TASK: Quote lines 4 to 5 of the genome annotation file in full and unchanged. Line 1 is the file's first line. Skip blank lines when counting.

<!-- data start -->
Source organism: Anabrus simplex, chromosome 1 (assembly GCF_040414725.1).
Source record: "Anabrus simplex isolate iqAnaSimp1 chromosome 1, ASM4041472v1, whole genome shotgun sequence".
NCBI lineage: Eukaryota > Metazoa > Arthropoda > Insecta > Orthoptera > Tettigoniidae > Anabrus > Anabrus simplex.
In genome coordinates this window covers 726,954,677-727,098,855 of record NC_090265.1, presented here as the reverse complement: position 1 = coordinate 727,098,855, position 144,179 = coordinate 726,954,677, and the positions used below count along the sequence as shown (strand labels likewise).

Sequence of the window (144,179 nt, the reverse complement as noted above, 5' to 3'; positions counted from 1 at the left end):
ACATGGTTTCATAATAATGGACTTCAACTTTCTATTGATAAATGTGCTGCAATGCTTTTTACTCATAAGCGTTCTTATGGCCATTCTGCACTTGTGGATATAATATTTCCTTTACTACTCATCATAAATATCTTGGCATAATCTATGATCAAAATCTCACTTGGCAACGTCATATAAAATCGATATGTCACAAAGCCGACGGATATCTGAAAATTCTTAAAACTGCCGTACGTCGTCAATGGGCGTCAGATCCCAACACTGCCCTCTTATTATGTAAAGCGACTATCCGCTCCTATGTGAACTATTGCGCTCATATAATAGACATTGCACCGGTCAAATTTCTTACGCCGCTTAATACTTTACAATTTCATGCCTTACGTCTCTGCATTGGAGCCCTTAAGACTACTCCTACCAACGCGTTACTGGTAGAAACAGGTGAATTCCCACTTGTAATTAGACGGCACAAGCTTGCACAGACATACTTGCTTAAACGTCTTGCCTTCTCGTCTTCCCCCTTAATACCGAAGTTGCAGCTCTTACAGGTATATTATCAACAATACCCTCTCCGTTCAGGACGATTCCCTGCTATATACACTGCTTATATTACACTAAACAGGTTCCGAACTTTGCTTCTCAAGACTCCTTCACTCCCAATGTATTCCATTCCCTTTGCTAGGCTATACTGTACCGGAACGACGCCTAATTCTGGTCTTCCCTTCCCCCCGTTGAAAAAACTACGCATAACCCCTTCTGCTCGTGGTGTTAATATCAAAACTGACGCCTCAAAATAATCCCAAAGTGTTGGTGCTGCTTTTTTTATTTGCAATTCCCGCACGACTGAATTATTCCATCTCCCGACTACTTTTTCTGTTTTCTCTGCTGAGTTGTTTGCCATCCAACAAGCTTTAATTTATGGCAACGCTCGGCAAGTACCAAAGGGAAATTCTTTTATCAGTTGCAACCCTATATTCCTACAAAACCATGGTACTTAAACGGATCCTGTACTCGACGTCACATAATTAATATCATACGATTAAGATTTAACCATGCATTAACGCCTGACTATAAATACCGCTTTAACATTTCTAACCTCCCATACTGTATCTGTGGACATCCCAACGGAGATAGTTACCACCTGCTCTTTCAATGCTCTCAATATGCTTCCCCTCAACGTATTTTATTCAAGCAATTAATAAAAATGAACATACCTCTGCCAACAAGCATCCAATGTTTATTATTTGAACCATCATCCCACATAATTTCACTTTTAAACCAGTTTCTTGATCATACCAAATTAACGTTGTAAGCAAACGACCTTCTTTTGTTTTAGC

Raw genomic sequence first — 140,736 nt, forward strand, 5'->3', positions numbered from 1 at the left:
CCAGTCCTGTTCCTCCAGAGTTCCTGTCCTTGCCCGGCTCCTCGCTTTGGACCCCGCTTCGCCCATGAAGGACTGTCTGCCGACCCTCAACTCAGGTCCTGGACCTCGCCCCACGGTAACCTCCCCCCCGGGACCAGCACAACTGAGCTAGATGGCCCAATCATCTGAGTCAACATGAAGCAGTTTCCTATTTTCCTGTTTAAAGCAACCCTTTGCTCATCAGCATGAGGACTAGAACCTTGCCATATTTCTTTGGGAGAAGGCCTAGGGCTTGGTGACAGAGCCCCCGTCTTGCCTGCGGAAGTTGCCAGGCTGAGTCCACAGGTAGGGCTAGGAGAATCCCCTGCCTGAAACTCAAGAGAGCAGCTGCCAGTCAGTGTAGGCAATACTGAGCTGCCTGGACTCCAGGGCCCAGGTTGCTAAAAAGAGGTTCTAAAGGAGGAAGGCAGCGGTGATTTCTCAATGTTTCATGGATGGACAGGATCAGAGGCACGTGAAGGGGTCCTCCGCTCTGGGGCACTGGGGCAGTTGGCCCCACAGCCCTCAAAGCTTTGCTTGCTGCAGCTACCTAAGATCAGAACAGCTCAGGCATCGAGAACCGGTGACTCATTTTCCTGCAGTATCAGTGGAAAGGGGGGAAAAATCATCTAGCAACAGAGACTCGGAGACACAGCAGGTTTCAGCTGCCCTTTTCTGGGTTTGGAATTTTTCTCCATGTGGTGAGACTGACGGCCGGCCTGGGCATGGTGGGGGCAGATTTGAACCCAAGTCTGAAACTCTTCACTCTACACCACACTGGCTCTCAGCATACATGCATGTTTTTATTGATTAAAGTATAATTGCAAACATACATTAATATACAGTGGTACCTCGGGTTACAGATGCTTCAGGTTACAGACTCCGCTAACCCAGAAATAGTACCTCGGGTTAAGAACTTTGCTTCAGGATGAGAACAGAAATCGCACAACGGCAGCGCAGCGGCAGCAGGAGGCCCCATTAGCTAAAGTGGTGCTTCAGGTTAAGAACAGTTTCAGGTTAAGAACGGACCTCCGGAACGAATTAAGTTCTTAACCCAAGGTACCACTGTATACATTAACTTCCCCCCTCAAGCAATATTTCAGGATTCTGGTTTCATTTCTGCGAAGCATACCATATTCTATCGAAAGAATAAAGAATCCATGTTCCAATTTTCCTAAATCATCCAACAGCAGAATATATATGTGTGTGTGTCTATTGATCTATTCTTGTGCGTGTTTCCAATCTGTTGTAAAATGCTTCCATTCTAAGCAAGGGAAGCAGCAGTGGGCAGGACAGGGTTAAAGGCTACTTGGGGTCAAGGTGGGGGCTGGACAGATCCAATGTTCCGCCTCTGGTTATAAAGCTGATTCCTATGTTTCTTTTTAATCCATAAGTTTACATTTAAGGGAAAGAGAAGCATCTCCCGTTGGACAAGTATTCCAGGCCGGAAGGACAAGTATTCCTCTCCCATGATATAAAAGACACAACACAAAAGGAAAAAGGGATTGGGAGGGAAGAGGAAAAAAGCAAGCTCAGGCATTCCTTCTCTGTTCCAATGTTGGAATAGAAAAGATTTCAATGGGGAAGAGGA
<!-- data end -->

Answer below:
In genome coordinates this window covers 726,954,677-727,098,855 of record NC_090265.1, presented here as the reverse complement: position 1 = coordinate 727,098,855, position 144,179 = coordinate 726,954,677, and the positions used below count along the sequence as shown (strand labels likewise).

Sequence of the window (144,179 nt, the reverse complement as noted above, 5' to 3'; positions counted from 1 at the left end):